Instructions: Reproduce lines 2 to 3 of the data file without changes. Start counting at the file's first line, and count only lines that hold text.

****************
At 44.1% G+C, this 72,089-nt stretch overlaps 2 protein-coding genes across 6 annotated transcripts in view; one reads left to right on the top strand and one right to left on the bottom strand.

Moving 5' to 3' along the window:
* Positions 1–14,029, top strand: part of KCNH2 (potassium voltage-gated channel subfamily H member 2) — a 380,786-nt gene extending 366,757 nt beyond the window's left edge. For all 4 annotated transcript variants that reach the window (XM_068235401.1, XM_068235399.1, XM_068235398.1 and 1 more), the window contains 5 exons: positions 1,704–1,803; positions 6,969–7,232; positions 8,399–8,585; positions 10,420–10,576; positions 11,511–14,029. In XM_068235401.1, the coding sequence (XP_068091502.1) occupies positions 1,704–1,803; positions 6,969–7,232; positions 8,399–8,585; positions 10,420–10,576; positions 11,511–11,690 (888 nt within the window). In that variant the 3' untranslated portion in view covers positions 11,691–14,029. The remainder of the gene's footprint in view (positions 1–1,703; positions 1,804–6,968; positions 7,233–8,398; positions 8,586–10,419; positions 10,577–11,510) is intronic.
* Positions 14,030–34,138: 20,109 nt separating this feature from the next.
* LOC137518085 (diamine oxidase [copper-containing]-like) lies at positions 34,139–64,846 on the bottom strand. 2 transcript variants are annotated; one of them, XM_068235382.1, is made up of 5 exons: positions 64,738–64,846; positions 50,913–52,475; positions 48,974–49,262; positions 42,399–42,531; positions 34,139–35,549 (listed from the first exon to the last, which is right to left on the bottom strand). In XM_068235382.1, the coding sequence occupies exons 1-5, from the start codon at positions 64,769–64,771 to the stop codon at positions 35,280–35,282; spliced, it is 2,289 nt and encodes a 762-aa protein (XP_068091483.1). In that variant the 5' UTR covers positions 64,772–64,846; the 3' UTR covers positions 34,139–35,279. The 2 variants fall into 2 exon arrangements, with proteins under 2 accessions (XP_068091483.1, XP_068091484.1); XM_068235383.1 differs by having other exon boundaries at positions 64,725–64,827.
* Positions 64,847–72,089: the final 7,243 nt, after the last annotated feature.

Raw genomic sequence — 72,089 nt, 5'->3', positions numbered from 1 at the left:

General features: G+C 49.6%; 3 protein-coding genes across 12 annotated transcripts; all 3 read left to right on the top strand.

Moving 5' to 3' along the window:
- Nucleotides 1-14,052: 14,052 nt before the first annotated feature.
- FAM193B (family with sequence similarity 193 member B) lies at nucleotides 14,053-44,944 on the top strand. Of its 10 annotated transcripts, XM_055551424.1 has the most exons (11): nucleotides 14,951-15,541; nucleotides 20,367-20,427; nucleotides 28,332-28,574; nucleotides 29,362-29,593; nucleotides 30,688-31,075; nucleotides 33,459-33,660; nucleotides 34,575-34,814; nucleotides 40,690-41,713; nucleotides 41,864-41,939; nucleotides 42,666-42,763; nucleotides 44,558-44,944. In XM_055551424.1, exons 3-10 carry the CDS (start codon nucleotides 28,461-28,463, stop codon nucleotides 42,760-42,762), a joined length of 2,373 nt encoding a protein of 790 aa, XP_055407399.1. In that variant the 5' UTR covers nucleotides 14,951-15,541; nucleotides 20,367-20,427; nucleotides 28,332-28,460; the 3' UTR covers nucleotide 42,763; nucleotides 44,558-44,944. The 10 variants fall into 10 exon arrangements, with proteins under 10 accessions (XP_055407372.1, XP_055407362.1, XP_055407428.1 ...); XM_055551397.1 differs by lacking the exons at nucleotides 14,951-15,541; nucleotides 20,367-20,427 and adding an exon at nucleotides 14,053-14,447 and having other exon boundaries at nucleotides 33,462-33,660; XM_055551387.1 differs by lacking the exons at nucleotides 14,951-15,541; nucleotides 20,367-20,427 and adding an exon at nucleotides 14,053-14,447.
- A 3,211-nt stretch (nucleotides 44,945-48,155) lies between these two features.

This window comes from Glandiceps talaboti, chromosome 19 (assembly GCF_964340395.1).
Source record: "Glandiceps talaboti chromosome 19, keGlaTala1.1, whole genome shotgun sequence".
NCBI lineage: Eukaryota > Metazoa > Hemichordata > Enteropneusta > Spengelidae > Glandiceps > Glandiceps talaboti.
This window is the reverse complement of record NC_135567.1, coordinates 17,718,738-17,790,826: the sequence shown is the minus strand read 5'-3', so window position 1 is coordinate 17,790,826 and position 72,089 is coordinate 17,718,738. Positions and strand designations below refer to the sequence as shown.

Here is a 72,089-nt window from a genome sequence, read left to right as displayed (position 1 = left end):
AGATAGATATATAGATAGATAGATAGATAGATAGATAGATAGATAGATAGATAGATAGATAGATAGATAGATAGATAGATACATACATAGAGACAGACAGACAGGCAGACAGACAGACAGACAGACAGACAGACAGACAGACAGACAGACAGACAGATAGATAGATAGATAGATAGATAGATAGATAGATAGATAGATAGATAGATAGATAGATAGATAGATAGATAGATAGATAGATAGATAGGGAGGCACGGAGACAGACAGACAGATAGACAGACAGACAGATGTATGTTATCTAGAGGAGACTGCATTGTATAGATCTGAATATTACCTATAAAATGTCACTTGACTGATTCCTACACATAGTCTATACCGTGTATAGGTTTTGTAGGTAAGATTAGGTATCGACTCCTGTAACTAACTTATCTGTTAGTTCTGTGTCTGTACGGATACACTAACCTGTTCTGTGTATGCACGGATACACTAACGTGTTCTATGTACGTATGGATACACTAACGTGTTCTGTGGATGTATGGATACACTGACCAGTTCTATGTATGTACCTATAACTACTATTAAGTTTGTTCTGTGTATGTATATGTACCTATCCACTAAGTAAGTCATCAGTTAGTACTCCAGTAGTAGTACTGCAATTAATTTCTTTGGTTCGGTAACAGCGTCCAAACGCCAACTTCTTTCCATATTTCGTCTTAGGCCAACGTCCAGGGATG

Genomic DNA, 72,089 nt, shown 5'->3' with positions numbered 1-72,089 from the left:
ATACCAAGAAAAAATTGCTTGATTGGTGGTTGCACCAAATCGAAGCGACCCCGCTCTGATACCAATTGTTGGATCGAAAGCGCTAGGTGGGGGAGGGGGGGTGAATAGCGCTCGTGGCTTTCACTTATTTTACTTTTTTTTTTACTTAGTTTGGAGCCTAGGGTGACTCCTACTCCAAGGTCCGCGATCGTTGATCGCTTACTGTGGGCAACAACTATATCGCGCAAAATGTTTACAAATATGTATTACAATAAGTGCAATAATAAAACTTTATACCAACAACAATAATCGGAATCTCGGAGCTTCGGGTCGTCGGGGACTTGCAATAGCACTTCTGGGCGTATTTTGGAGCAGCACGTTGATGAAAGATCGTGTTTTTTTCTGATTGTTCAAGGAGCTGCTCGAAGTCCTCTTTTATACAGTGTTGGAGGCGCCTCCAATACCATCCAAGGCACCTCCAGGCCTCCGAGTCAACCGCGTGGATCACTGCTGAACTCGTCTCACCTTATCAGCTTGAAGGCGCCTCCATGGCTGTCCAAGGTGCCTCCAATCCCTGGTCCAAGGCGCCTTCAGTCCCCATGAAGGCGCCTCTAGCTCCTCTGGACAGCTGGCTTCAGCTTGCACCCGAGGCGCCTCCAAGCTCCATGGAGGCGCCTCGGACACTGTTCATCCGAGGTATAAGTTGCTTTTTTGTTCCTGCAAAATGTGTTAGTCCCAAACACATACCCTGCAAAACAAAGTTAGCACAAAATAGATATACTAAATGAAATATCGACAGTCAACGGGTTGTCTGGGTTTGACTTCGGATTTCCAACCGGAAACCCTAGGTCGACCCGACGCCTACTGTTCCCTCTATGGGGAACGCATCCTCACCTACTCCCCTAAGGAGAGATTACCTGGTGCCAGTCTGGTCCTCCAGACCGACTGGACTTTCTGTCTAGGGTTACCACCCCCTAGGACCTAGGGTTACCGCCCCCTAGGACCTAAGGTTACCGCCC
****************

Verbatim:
Moving 5' to 3' along the window:
* Positions 1–14,029, top strand: part of KCNH2 (potassium voltage-gated channel subfamily H member 2) — a 380,786-nt gene extending 366,757 nt beyond the window's left edge. For all 4 annotated transcript variants that reach the window (XM_068235401.1, XM_068235399.1, XM_068235398.1 and 1 more), the window contains 5 exons: positions 1,704–1,803; positions 6,969–7,232; positions 8,399–8,585; positions 10,420–10,576; positions 11,511–14,029. In XM_068235401.1, the coding sequence (XP_068091502.1) occupies positions 1,704–1,803; positions 6,969–7,232; positions 8,399–8,585; positions 10,420–10,576; positions 11,511–11,690 (888 nt within the window). In that variant the 3' untranslated portion in view covers positions 11,691–14,029. The remainder of the gene's footprint in view (positions 1–1,703; positions 1,804–6,968; positions 7,233–8,398; positions 8,586–10,419; positions 10,577–11,510) is intronic.